LEMON: And at his rallies singly out certain reporters -- singular reporters in, you know, and some people were concerned about their safety as well because the people were very loud and also, you know, sometimes very angry at those rallies. So they were concerned for their general safety --


LEMON: -- and welfare. But, we're going to see what happens with the first amendment but I think that the fourth estate is important. It keeps checks and balances on our power and our government, and it's up to us to look at anyone who's in power, including the president-elect -- people who are running for president -- with a critical eye, and that's what we did.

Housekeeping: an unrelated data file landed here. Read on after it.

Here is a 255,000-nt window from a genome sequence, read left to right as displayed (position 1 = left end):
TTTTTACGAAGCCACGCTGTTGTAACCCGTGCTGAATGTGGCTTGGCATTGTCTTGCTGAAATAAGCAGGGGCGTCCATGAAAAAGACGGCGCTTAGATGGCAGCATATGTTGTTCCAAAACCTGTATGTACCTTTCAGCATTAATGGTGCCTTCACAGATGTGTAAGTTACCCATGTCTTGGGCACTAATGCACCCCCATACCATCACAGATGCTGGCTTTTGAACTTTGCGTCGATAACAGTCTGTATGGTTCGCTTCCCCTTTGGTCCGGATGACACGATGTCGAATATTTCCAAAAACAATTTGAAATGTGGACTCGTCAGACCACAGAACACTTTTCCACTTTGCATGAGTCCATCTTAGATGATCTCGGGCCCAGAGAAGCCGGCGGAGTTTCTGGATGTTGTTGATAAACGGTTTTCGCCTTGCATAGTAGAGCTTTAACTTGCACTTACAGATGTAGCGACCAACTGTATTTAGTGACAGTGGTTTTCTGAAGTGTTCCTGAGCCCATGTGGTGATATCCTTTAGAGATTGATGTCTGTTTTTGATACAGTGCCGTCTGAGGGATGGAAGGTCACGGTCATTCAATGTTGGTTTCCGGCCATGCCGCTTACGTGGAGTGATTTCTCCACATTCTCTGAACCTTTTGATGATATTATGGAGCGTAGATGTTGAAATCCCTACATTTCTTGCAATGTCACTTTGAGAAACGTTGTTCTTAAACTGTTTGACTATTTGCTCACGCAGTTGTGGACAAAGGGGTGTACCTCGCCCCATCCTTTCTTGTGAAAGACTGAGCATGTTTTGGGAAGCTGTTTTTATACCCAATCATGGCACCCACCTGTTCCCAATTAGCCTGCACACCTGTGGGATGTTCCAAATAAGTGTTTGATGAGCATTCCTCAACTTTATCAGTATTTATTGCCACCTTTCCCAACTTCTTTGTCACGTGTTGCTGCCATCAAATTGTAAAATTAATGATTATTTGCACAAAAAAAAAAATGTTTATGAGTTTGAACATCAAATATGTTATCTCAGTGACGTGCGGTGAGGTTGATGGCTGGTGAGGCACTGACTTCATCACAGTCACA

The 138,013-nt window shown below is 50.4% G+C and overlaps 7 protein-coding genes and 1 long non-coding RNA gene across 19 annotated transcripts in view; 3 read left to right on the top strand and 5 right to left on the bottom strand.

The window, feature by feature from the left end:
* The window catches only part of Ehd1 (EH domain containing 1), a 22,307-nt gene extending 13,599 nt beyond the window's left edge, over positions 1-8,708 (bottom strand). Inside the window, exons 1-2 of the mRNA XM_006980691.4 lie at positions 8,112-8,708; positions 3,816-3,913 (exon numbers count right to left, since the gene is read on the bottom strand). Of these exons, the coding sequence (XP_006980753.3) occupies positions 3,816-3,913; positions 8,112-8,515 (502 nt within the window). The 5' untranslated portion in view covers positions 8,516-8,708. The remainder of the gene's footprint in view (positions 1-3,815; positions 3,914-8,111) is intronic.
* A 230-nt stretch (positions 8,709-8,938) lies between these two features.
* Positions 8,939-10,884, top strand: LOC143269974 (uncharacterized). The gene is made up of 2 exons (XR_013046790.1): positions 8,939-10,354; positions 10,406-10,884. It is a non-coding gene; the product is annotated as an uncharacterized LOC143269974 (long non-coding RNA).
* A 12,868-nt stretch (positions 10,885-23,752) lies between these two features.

HARLOW: And we will continue in 2017.

LEMON: We'll continue to do it, yes.

HARLOW: All right.

LEMON: We're following a lot of news including breaking news out of Russia. Let's get right to it.

ANNOUNCER: This is CNN breaking news.

LEMON: Good morning, everyone, and welcome to your new day. I'm Don Lemon along with Poppy Harlow. We're going to begin with this breaking news. Russia state media now reporting that President Vladimir Putin says he will not expel -- not expel dozens of American diplomats after his foreign minister, earlier this morning, recommended doing so in response to tough sanctions by the U.S. for allegedly meddling in the election.

HARLOW: Is Putin sending mixed messages and is he waiting for President-elect Donald Trump to deal with this diplomatic showdown? Trump takes office, of course, in exactly three weeks from today. We have every angle of this story covered for you with the global resources of CNN. Let's begin in Moscow with senior international correspondent Matthew Chance. This is a complete reversal from what, you know, the foreign minister said and recommended just a few hours ago. Why?